Burnout. You know it. We know it. Everyone knows it’s a serious problem in health care. We’ve written about the characteristics of burnout, how it can make you feel, and some prevention techniques, but Harvard Business Review offers a unique solution to health care organizations who hope to ease the impact of burnout on their physicians.
The solution revolves around identifying sources of physician stress and rewards and how to address them in the workplace. Understanding the types of stress and reward doctors experience is the first step. These sources of stress and reward can be separated into two distinct types: those that are inherent to caring for patients and those that are external and most likely come from the work environment.
Unfortunately, inherent stressors and rewards associated with caring for patients are closely intertwined. There’s no way to eliminate the stress of making decisions relating to a patient’s health, but there are ways to enhance associated rewards. One simple way to inherently reward physicians is to develop a process for sharing positive patient or management feedback.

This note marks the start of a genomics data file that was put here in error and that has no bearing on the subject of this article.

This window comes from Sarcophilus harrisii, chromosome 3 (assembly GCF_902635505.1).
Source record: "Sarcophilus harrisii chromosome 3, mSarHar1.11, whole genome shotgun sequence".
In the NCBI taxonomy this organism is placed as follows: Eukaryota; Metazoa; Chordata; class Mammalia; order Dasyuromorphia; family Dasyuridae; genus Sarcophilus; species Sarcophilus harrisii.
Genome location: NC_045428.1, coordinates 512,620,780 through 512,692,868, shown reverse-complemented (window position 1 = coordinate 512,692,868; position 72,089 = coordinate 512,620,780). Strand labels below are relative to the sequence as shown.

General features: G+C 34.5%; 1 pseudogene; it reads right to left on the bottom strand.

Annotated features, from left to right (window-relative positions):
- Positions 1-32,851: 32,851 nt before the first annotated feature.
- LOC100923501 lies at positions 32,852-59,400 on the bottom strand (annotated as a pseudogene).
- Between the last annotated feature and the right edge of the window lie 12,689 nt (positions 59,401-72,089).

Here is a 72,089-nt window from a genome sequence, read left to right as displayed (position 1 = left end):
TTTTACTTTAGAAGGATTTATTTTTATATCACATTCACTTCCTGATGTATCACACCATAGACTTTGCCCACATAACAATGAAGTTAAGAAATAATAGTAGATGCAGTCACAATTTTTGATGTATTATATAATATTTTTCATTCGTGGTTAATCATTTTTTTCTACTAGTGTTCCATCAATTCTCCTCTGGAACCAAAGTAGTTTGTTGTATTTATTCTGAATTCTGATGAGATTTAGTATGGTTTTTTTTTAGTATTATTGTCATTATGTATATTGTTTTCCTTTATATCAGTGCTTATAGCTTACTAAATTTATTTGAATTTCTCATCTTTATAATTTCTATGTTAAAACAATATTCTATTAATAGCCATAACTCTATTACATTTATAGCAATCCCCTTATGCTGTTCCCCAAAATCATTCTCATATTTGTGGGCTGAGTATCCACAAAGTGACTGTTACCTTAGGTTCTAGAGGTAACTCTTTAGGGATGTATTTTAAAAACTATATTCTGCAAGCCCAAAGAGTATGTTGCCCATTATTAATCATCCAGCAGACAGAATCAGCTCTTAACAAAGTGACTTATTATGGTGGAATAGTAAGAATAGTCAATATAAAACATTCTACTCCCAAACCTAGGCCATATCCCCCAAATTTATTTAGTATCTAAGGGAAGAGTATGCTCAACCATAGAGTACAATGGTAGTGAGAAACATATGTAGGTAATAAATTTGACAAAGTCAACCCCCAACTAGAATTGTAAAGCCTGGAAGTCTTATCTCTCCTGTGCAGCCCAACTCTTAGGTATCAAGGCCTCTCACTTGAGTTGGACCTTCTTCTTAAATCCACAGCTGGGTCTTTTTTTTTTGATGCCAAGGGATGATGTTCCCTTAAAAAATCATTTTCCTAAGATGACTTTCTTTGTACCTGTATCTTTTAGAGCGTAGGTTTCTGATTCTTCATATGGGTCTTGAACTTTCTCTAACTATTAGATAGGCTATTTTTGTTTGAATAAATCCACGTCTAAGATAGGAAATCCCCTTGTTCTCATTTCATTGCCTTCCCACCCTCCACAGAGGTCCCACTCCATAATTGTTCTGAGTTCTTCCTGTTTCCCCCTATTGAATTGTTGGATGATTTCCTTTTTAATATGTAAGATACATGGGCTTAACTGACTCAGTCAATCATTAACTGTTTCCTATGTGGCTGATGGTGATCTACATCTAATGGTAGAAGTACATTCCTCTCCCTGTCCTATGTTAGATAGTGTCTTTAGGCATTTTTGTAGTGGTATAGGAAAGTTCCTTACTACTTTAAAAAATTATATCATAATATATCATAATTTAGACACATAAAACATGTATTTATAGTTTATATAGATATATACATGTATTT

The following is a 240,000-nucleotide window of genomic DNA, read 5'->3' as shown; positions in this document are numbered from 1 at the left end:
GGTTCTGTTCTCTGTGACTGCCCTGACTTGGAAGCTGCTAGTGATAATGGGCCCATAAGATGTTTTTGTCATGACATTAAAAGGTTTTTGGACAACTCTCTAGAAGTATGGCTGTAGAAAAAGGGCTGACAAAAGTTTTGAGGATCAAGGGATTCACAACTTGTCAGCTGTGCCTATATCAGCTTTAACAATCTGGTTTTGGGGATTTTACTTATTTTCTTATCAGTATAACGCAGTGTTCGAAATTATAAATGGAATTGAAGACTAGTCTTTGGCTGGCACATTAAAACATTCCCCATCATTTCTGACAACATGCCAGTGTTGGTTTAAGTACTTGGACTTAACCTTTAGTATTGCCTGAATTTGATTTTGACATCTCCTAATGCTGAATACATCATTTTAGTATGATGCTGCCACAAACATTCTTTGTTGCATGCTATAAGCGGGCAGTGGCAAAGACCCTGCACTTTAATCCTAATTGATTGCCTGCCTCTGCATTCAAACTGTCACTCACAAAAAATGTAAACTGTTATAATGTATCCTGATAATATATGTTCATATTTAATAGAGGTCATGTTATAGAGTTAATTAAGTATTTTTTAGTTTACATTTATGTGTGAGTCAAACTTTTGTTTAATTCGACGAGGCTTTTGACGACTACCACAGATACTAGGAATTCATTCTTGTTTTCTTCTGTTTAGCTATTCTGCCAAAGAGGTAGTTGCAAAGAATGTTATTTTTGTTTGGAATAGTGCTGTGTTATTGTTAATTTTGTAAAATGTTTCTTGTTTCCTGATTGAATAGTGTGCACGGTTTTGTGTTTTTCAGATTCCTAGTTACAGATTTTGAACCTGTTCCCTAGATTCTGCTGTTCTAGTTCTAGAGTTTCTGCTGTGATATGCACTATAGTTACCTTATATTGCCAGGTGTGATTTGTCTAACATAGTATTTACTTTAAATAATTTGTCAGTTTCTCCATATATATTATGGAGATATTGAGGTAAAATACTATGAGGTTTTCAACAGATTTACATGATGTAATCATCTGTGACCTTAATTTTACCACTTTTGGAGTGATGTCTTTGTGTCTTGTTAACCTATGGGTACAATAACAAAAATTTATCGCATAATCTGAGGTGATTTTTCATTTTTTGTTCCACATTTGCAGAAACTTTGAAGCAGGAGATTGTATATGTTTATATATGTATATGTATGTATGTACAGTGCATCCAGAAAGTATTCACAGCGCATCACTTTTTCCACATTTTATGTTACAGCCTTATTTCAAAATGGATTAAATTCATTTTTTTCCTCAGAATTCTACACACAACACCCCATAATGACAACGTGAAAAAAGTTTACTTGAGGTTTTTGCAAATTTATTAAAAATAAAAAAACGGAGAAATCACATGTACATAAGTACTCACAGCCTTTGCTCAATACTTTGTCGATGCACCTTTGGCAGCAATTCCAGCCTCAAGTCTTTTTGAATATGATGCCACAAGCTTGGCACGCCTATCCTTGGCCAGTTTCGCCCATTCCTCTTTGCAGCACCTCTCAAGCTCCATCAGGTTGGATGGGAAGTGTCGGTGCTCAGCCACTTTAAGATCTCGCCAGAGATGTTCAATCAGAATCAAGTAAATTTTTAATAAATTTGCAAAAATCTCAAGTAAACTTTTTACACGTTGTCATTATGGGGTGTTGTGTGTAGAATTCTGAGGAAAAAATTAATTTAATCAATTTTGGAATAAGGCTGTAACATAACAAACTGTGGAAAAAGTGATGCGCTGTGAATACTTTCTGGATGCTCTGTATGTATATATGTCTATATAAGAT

External stresses and rewards, on the other hand, are not so intertwined. Many external stressors clinicians face are caused by their work environment and the office culture. Stressors can include inefficient office staff or poor management, while rewards could be positive work relationships, working with the latest medical technology, or being provided the resources needed to succeed. Correcting the stressors whiles reinforcing the rewards is a good way to start helping physicians balance the two to avoid burnout.
Regrettably, there’s not one quick fix that can prevent physician burnout. However, by understanding the origins of the stressors and rewards, management can effectively act to equalize the imbalance before physicians reach their breaking point.Read the source article at Harvard Business Review